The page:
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Pressure ulcers, also known as bedsores or pressure sores, are injuries to the skin and underlying tissue resulting from prolonged pressure on the skin. They often develop on skin that covers bony areas of the body, such as the heels, ankles, hips, and tailbone. In nursing home settings, where patients may be less mobile or bedridden, the risk of developing pressure ulcers increases significantly. At Local Wound Care in Glendale, we are dedicated to not only treating these wounds but also educating caregivers and families on effective prevention methods. Here’s how to prevent pressure ulcers in nursing home patients:

1. Regular Repositioning

One of the most effective ways to prevent pressure ulcers is by regularly changing a patient’s position. This helps relieve the pressure on areas that are at risk. Nursing home staff should reposition immobile patients at least every two hours and encourage those who are able to shift their weight every 15 minutes. Use pillows and foam pads to alleviate pressure and support different parts of the body.

2. Skin Care and Inspection

Maintaining healthy skin is crucial in preventing pressure ulcers. Keep the skin clean and dry, as moisture can lead to skin breakdown. Use mild soaps and avoid hot water, which can dry out the skin. Inspect the skin daily for any signs of pressure ulcers, such as redness, swelling, or tenderness, particularly in areas over bony prominences.

3. Nutrition and Hydration

Proper nutrition and hydration are vital for maintaining skin integrity and promoting wound healing. Ensure that nursing home patients have a balanced diet rich in vitamins and minerals, especially vitamin C and zinc, which are essential for skin health. Encourage regular fluid intake to keep the skin hydrated and supple.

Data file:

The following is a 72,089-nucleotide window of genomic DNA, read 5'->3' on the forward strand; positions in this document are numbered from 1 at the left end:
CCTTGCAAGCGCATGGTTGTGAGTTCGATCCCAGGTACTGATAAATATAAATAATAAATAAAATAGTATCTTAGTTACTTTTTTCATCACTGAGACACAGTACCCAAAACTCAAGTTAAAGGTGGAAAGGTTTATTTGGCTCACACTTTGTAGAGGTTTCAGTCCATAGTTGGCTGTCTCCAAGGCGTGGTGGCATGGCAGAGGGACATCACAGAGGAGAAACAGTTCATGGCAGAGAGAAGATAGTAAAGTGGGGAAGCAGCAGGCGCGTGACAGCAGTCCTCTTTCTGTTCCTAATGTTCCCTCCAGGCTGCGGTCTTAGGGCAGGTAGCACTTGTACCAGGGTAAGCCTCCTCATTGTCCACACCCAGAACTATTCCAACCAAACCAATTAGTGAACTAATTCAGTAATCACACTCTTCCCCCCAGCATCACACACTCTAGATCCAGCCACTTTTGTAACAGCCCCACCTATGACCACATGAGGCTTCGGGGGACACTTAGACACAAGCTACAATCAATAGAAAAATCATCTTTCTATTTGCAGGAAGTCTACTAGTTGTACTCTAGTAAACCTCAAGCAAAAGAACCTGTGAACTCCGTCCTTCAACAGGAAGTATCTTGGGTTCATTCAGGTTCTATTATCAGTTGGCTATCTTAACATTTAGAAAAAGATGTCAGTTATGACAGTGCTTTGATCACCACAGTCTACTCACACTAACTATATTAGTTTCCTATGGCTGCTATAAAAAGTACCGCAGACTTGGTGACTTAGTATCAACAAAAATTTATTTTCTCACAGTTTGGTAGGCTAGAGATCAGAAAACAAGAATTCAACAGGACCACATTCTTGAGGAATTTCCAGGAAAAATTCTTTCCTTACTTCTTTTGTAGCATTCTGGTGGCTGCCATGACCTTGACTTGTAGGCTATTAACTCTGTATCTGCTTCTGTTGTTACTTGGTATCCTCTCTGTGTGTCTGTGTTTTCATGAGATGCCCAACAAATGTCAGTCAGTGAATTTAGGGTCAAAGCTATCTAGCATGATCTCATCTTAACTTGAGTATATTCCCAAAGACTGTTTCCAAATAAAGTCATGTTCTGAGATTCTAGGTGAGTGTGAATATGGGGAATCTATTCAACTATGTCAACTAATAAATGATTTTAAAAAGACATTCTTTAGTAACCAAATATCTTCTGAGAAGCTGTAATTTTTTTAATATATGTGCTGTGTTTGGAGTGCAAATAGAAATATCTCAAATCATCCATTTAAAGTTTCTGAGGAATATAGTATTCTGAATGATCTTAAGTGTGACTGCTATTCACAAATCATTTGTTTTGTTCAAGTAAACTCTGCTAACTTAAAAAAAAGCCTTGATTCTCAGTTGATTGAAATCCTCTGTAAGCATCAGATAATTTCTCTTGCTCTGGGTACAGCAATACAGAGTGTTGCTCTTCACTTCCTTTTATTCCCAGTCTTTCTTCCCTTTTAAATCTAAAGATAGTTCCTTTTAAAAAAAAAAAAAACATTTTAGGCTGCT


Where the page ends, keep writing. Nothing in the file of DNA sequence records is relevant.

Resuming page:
4. Use Support Surfaces

Special mattresses, mattress overlays, and cushions can help redistribute pressure and reduce the risk of pressure ulcers. These support surfaces should be used for patients who are bedridden or spend a lot of time in a chair. Ensure that the support surfaces are in good condition and that they are appropriate for the patient’s weight and size.

5. Encourage Mobility

Encourage patients to move and engage in physical activity as much as their health condition allows. Even minimal movement can improve circulation and reduce the risk of pressure ulcers. Work with physical therapists to develop individualized exercise plans that meet each patient’s needs and abilities.

6. Educate Staff and Families

Education is key to preventing pressure ulcers. Ensure that all nursing home staff are trained on pressure ulcer prevention techniques, including proper repositioning, skin care, and the use of support surfaces. Families of nursing home patients should also be educated on the signs of pressure ulcers and the importance of prevention.

Contact Our Wound Care Experts for More Bedsore Prevention Tips

Preventing pressure ulcers in nursing home patients requires a comprehensive approach that includes regular repositioning, meticulous skin care, proper nutrition, the use of support surfaces, encouraging mobility, and ongoing education. At Local Wound Care in Glendale, we are committed to providing the resources and support needed to prevent these painful and often preventable injuries. By working together, we can ensure that nursing home patients receive the care and attention they need to maintain healthy skin and prevent pressure ulcers.

Remember, early intervention is crucial. If you notice signs of a pressure ulcer, it’s important to seek professional medical advice promptly. Contact Local Wound Care in Glendale for guidance and treatment options to manage and prevent further complications. Together, we can enhance the quality of life for nursing home patients and ensure their well-being and comfort.

Posted on behalf of Local Wound Care of Glendale

411 N Central Ave #200
Glendale, CA 91203

Phone: (818) 696-1600

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411 N Central Ave #200
Glendale, CA 91203